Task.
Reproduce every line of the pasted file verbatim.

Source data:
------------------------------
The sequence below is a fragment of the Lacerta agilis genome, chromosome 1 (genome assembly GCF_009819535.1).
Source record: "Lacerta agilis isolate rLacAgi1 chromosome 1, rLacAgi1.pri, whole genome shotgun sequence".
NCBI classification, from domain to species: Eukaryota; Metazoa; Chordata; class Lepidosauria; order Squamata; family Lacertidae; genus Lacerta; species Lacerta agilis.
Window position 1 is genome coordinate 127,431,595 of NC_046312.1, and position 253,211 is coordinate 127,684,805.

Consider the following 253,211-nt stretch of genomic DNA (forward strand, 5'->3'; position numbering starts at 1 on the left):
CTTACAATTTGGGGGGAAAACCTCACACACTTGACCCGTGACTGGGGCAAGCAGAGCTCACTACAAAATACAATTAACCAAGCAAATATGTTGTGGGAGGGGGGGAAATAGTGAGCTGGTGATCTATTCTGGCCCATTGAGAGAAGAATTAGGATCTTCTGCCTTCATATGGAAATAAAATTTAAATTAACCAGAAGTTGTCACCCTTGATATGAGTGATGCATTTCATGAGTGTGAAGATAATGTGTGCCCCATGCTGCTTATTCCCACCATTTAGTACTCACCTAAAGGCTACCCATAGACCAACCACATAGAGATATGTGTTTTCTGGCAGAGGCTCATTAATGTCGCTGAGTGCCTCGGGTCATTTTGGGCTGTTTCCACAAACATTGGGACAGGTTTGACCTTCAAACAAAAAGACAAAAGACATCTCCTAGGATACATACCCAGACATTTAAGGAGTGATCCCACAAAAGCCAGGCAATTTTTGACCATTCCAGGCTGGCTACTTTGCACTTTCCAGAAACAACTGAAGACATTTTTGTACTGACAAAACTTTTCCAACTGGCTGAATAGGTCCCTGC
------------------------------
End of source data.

The sequence below is a fragment of the Lacerta agilis genome, chromosome 1 (genome assembly GCF_009819535.1).
Source record: "Lacerta agilis isolate rLacAgi1 chromosome 1, rLacAgi1.pri, whole genome shotgun sequence".
NCBI classification, from domain to species: Eukaryota; Metazoa; Chordata; class Lepidosauria; order Squamata; family Lacertidae; genus Lacerta; species Lacerta agilis.
Window position 1 is genome coordinate 127,431,595 of NC_046312.1, and position 253,211 is coordinate 127,684,805.

Consider the following 253,211-nt stretch of genomic DNA (forward strand, 5'->3'; position numbering starts at 1 on the left):
CTTACAATTTGGGGGGAAAACCTCACACACTTGACCCGTGACTGGGGCAAGCAGAGCTCACTACAAAATACAATTAACCAAGCAAATATGTTGTGGGAGGGGGGGAAATAGTGAGCTGGTGATCTATTCTGGCCCATTGAGAGAAGAATTAGGATCTTCTGCCTTCATATGGAAATAAAATTTAAATTAACCAGAAGTTGTCACCCTTGATATGAGTGATGCATTTCATGAGTGTGAAGATAATGTGTGCCCCATGCTGCTTATTCCCACCATTTAGTACTCACCTAAAGGCTACCCATAGACCAACCACATAGAGATATGTGTTTTCTGGCAGAGGCTCATTAATGTCGCTGAGTGCCTCGGGTCATTTTGGGCTGTTTCCACAAACATTGGGACAGGTTTGACCTTCAAACAAAAAGACAAAAGACATCTCCTAGGATACATACCCAGACATTTAAGGAGTGATCCCACAAAAGCCAGGCAATTTTTGACCATTCCAGGCTGGCTACTTTGCACTTTCCAGAAACAACTGAAGACATTTTTGTACTGACAAAACTTTTCCAACTGGCTGAATAGGTCCCTGC